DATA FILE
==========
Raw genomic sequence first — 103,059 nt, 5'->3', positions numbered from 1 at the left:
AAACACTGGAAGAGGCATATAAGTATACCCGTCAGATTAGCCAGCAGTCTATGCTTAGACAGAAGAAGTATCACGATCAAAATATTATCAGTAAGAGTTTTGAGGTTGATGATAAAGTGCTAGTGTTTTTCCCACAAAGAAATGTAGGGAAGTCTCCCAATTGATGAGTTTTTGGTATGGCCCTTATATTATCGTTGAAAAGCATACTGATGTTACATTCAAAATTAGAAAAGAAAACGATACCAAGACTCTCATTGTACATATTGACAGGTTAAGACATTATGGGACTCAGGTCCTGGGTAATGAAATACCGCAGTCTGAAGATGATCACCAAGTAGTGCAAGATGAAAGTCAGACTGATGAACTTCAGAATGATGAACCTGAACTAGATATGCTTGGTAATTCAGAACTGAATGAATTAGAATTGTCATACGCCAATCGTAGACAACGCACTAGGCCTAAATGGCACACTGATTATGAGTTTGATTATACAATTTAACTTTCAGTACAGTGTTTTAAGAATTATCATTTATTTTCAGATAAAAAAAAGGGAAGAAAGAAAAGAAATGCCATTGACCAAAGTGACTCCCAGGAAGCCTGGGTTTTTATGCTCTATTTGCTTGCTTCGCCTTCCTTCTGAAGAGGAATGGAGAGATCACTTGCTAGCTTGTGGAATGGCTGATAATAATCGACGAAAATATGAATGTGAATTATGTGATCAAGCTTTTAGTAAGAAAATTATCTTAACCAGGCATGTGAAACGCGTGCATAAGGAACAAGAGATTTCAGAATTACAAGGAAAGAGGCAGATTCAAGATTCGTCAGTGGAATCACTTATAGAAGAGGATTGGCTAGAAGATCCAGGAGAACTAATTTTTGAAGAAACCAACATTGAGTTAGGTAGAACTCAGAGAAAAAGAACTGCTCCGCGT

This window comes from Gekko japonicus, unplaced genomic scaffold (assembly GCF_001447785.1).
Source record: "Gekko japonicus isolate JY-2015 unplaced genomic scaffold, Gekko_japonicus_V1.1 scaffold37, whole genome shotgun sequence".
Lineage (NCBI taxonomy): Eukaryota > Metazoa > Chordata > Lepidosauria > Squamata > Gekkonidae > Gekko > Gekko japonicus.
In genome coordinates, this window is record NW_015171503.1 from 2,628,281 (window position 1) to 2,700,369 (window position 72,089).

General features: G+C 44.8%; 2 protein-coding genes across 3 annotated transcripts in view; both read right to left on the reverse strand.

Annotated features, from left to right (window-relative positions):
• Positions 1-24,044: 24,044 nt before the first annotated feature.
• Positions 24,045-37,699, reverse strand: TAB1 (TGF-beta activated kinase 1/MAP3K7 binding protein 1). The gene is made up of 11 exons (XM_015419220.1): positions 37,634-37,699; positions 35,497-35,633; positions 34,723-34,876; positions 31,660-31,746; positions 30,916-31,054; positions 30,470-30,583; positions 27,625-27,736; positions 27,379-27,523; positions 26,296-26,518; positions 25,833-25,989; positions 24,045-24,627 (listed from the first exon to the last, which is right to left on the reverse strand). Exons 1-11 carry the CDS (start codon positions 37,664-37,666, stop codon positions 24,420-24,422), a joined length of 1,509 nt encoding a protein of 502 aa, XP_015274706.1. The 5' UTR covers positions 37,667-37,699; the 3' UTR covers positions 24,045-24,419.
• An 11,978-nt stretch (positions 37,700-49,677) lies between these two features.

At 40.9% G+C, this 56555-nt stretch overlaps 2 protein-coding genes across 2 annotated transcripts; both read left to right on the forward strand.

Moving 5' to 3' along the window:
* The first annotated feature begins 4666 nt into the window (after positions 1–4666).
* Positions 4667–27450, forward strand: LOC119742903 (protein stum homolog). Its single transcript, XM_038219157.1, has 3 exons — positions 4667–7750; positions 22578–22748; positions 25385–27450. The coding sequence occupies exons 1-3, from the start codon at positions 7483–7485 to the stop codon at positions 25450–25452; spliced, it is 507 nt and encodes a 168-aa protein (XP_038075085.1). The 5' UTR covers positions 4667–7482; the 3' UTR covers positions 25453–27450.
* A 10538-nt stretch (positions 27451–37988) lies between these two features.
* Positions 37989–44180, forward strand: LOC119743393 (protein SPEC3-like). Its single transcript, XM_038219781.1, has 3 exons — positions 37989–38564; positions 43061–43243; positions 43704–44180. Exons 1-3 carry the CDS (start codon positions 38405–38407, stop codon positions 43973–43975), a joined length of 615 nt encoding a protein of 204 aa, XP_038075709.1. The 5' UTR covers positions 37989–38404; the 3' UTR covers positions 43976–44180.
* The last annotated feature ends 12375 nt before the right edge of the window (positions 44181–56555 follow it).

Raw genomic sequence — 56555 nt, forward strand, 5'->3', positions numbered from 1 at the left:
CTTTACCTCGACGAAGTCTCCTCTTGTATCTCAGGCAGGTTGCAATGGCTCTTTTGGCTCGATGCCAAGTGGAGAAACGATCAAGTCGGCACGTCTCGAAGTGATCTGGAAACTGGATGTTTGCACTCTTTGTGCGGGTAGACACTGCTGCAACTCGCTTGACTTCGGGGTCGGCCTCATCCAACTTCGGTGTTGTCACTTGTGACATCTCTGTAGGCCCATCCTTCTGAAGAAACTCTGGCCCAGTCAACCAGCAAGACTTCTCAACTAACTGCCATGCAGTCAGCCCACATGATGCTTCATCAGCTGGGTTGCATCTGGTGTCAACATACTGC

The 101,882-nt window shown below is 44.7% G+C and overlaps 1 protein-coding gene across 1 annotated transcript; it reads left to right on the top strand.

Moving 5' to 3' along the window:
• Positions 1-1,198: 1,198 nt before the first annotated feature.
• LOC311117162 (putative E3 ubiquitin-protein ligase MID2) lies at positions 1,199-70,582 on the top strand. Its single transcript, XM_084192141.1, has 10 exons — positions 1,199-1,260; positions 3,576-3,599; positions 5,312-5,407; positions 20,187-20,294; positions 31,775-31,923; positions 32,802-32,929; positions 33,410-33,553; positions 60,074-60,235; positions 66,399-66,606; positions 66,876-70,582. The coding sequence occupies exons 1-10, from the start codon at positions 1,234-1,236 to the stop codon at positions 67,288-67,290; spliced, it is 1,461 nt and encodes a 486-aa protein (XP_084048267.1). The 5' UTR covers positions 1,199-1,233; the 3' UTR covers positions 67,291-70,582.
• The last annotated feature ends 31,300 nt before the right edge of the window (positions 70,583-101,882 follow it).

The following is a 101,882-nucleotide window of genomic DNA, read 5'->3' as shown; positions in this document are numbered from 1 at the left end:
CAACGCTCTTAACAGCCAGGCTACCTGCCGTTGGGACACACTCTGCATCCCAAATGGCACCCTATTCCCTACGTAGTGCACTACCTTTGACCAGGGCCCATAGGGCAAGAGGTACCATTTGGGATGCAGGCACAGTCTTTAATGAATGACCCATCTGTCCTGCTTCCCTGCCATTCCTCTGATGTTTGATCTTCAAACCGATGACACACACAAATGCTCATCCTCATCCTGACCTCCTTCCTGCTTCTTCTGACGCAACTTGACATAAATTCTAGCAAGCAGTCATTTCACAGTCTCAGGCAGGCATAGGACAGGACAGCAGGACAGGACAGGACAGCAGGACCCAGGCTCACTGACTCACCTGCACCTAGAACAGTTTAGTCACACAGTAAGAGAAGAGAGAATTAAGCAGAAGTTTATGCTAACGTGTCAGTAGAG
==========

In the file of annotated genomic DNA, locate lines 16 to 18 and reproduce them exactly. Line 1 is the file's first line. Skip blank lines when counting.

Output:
* A 10538-nt stretch (positions 27451–37988) lies between these two features.
* Positions 37989–44180, forward strand: LOC119743393 (protein SPEC3-like). Its single transcript, XM_038219781.1, has 3 exons — positions 37989–38564; positions 43061–43243; positions 43704–44180. Exons 1-3 carry the CDS (start codon positions 38405–38407, stop codon positions 43973–43975), a joined length of 615 nt encoding a protein of 204 aa, XP_038075709.1. The 5' UTR covers positions 37989–38404; the 3' UTR covers positions 43976–44180.
* The last annotated feature ends 12375 nt before the right edge of the window (positions 44181–56555 follow it).